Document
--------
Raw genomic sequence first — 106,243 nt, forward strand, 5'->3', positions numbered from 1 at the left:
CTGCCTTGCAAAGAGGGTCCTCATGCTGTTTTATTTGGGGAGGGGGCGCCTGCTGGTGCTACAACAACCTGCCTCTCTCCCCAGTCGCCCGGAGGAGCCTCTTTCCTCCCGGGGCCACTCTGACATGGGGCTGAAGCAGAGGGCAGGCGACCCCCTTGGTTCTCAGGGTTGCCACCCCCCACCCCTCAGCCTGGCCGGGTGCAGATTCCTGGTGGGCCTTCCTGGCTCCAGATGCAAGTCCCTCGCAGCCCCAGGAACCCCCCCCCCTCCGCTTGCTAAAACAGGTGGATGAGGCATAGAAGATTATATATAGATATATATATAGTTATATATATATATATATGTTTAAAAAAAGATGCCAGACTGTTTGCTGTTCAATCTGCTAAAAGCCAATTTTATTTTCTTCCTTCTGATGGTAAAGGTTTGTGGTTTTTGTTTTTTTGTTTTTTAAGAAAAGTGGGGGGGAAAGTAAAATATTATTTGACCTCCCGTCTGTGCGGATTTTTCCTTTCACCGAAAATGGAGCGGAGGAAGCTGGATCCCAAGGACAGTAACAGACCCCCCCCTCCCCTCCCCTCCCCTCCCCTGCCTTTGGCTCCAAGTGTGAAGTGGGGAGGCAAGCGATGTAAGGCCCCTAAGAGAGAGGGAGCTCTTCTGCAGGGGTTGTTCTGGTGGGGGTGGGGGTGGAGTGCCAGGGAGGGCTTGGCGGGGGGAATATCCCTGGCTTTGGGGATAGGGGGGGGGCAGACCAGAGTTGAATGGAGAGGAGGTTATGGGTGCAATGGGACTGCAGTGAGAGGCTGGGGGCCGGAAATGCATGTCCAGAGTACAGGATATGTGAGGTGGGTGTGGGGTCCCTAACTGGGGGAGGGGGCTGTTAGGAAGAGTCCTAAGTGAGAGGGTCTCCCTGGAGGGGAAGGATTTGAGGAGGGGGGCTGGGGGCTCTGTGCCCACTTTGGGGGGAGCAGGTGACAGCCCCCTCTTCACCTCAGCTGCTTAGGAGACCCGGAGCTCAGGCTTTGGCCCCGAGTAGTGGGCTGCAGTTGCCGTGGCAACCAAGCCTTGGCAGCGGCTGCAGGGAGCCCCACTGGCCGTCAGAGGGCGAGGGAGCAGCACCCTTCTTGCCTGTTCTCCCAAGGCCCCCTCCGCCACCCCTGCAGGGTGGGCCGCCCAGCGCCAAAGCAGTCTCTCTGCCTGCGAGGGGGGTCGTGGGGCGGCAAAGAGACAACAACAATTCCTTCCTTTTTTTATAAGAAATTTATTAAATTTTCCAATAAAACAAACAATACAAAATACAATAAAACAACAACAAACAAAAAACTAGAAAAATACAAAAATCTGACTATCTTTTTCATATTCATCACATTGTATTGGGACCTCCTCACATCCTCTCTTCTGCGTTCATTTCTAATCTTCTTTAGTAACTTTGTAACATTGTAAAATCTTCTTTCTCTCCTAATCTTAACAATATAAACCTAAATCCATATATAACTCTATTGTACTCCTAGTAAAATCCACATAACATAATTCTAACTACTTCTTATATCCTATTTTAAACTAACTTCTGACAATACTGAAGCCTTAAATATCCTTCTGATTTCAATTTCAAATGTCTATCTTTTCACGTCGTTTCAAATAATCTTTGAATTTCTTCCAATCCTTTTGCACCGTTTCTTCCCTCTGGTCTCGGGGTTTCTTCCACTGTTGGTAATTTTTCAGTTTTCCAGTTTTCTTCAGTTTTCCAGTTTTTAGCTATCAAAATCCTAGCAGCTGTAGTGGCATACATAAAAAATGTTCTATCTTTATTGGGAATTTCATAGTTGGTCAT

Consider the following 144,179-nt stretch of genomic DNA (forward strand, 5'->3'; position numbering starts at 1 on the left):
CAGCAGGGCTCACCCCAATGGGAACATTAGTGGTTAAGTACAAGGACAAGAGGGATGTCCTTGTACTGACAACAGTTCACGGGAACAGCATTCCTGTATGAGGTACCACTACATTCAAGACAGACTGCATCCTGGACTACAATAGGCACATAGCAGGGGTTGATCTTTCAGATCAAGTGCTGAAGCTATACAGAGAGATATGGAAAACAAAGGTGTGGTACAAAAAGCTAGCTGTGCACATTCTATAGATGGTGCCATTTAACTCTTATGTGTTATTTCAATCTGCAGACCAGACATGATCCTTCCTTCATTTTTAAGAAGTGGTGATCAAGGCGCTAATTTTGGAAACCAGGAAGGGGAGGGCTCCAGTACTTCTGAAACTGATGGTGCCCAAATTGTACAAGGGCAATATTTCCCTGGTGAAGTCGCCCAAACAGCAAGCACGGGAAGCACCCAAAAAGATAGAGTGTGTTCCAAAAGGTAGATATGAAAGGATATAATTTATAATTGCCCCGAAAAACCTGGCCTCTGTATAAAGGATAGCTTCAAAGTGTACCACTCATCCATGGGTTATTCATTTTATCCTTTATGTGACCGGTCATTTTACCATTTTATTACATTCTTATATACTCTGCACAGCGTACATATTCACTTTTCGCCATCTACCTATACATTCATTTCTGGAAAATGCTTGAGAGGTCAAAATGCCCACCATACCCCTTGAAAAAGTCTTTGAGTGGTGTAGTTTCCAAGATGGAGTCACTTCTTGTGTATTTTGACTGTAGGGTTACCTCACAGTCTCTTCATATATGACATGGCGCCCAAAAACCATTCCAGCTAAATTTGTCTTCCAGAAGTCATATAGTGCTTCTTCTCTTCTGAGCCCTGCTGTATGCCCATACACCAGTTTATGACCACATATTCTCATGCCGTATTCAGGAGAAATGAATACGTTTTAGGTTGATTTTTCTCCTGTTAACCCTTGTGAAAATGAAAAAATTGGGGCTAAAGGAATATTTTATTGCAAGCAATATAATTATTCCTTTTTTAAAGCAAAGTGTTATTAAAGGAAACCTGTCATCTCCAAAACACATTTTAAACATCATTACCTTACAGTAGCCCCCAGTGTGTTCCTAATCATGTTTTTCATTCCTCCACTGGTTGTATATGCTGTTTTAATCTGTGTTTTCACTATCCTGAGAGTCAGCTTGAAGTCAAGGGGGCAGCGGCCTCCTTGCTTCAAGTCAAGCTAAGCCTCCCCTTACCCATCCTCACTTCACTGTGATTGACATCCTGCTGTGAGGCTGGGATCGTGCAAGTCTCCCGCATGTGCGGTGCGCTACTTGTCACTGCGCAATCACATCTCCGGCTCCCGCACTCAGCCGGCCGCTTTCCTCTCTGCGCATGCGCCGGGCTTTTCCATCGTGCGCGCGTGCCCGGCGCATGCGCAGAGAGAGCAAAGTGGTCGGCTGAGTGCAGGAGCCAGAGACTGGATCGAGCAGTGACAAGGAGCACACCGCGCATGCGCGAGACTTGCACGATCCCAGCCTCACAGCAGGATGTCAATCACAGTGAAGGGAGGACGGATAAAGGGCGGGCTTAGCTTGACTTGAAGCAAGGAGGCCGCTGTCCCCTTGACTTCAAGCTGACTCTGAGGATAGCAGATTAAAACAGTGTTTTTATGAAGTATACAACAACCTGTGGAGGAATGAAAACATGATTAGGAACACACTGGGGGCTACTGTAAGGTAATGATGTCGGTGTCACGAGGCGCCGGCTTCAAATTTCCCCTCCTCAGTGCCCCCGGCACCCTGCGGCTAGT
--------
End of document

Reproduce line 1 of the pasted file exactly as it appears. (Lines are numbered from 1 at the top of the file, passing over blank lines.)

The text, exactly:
Raw genomic sequence first — 106,243 nt, forward strand, 5'->3', positions numbered from 1 at the left: